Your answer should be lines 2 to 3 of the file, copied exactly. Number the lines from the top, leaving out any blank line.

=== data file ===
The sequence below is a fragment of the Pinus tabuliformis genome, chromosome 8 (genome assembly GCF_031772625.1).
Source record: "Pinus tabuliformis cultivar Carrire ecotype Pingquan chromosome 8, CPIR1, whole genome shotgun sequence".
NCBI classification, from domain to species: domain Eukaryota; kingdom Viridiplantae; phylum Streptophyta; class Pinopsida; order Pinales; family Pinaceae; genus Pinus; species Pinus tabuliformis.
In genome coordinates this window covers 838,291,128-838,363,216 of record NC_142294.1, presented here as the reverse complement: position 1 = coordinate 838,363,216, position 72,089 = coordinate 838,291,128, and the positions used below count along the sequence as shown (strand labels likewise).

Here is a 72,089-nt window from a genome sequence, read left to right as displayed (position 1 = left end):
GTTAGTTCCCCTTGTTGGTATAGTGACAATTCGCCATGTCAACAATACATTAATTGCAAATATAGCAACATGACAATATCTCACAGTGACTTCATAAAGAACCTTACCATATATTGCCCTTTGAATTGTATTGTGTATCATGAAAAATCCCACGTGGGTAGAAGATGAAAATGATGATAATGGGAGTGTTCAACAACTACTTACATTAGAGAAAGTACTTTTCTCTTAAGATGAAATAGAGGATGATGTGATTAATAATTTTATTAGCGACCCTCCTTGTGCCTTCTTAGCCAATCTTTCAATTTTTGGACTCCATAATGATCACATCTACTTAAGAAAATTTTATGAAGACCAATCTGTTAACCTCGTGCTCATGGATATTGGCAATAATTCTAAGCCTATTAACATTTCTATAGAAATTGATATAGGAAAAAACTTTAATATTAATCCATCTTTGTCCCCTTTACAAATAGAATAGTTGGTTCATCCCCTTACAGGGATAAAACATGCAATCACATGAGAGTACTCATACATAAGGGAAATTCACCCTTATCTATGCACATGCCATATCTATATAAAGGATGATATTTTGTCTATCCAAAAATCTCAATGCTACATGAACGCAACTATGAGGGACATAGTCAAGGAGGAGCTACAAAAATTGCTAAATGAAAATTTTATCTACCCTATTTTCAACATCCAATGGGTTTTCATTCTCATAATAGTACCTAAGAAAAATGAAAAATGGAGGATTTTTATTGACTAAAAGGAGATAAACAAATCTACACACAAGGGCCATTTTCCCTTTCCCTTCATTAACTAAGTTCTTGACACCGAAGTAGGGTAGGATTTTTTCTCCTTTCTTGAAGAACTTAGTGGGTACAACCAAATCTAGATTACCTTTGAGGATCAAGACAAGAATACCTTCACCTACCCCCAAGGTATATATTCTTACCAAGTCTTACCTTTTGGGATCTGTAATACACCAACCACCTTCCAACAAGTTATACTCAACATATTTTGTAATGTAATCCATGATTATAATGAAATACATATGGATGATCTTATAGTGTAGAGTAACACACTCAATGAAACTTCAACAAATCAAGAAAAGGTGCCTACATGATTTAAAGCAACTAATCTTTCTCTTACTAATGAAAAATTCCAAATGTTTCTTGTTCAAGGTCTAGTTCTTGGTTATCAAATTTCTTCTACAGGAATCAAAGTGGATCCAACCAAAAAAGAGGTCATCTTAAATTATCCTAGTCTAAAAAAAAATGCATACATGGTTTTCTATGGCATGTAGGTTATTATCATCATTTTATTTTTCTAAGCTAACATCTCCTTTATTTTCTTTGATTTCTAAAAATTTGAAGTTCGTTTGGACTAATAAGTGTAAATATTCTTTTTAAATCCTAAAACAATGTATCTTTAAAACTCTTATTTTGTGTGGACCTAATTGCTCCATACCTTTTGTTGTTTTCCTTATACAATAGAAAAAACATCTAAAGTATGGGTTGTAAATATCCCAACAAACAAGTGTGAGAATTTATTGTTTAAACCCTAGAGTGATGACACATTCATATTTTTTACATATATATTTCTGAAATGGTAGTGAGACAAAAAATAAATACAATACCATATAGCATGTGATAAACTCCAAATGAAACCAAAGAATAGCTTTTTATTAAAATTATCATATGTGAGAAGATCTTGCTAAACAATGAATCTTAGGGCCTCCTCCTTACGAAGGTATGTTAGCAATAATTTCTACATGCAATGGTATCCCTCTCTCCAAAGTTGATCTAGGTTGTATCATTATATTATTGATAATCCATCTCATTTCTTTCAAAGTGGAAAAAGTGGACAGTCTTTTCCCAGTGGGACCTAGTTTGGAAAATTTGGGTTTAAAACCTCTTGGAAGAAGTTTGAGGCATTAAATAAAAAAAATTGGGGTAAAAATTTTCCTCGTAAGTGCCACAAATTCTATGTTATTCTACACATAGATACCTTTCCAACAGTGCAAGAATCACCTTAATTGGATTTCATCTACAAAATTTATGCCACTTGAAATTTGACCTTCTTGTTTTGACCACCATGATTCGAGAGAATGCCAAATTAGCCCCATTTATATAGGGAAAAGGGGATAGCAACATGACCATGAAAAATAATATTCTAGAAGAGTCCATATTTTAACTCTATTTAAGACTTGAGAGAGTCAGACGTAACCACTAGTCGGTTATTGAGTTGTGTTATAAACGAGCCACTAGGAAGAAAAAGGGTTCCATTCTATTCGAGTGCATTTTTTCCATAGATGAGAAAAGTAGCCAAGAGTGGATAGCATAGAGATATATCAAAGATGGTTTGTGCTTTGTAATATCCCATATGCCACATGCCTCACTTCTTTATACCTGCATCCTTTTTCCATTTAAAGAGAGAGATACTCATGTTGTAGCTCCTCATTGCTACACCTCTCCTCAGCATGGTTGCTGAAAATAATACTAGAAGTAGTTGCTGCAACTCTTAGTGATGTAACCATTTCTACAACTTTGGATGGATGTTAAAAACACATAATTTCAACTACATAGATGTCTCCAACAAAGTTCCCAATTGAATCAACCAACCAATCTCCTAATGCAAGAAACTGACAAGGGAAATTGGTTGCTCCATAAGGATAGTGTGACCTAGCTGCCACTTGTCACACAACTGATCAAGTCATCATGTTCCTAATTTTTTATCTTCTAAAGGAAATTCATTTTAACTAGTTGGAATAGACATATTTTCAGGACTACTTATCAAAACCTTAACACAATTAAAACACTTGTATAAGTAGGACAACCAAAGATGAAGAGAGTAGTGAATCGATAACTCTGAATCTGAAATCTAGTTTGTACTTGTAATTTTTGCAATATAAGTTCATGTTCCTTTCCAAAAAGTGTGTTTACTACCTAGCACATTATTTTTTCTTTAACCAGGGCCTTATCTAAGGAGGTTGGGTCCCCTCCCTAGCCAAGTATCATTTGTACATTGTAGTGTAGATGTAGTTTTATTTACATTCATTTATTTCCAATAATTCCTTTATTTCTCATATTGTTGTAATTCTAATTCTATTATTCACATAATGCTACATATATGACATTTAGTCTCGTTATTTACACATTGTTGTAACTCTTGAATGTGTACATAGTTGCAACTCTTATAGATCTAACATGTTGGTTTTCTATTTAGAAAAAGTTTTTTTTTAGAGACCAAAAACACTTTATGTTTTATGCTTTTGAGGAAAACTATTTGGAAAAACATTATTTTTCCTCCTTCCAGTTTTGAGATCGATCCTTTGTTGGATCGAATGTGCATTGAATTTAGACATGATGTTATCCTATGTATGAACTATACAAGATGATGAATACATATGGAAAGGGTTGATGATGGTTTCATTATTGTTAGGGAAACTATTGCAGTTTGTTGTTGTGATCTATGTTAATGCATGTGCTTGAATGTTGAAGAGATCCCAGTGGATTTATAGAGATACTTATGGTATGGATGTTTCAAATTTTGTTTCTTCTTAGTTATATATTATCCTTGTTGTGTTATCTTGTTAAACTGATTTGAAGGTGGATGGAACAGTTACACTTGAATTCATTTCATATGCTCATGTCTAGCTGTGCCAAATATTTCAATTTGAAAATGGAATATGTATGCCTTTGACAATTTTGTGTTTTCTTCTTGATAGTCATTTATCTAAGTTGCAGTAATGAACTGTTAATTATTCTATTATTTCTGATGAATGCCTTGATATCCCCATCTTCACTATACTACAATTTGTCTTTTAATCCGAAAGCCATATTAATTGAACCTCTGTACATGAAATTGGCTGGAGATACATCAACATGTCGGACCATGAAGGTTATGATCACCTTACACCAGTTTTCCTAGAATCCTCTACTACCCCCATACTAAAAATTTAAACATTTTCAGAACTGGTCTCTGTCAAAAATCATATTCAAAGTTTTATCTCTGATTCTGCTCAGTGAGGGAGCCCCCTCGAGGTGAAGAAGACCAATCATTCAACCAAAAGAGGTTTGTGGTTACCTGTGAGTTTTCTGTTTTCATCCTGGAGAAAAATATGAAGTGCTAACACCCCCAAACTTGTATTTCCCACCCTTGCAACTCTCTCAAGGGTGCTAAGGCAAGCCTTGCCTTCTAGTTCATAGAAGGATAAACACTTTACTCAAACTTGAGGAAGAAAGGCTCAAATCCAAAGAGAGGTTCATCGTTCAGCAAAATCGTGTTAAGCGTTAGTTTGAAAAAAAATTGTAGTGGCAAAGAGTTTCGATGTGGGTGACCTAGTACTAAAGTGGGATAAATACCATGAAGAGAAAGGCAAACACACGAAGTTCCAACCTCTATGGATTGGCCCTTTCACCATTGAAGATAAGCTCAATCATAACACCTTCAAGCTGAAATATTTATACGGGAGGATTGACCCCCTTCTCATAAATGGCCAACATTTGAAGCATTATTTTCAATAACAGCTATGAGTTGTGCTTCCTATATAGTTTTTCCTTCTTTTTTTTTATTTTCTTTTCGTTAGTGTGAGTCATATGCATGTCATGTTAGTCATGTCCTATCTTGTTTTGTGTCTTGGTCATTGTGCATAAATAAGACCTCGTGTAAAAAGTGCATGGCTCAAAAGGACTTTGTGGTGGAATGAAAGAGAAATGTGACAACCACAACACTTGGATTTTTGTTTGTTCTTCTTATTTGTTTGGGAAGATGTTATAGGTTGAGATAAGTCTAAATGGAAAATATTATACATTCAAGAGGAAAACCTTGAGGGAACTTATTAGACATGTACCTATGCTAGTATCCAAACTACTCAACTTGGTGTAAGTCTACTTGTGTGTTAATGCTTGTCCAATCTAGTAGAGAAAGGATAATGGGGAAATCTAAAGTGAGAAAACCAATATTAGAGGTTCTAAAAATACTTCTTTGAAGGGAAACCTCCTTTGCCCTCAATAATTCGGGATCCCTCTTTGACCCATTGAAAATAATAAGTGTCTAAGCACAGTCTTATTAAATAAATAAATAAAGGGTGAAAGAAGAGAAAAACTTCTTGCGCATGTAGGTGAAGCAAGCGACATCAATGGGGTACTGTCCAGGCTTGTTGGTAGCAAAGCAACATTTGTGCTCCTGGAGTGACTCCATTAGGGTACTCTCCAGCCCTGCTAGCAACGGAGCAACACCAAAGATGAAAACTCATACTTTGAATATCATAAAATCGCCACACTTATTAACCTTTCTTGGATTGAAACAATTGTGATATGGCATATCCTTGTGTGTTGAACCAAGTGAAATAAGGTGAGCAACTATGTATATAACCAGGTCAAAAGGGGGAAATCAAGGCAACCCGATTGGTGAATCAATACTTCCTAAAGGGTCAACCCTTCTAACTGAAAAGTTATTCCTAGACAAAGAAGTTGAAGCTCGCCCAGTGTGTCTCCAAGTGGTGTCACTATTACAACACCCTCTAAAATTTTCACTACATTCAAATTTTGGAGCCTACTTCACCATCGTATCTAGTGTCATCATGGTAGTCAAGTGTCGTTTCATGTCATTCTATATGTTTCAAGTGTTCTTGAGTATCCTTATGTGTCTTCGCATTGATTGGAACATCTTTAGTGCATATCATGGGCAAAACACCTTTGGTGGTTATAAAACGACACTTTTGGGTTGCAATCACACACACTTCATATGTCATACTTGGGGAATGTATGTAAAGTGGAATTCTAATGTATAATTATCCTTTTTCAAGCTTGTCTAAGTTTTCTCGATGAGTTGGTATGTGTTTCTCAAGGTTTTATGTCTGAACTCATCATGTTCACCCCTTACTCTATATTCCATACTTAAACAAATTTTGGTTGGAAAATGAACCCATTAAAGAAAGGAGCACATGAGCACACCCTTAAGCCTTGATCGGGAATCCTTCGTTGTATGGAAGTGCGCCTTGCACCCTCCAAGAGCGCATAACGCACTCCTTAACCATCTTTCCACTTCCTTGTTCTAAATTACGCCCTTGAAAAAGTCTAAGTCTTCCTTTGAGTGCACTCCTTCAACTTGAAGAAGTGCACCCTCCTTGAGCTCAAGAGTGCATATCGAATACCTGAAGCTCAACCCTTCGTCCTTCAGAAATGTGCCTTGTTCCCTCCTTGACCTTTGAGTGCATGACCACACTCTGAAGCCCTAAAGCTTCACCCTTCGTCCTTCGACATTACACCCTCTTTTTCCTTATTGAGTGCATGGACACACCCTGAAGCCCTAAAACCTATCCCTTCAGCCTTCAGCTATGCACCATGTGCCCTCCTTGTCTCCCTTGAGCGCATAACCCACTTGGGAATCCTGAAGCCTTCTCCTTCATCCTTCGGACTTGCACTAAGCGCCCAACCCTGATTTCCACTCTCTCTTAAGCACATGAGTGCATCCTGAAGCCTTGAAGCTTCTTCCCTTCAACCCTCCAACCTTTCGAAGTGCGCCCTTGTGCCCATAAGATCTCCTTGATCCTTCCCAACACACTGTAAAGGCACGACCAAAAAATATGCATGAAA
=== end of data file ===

Source record: "Pinus tabuliformis cultivar Carrire ecotype Pingquan chromosome 8, CPIR1, whole genome shotgun sequence".
NCBI classification, from domain to species: domain Eukaryota; kingdom Viridiplantae; phylum Streptophyta; class Pinopsida; order Pinales; family Pinaceae; genus Pinus; species Pinus tabuliformis.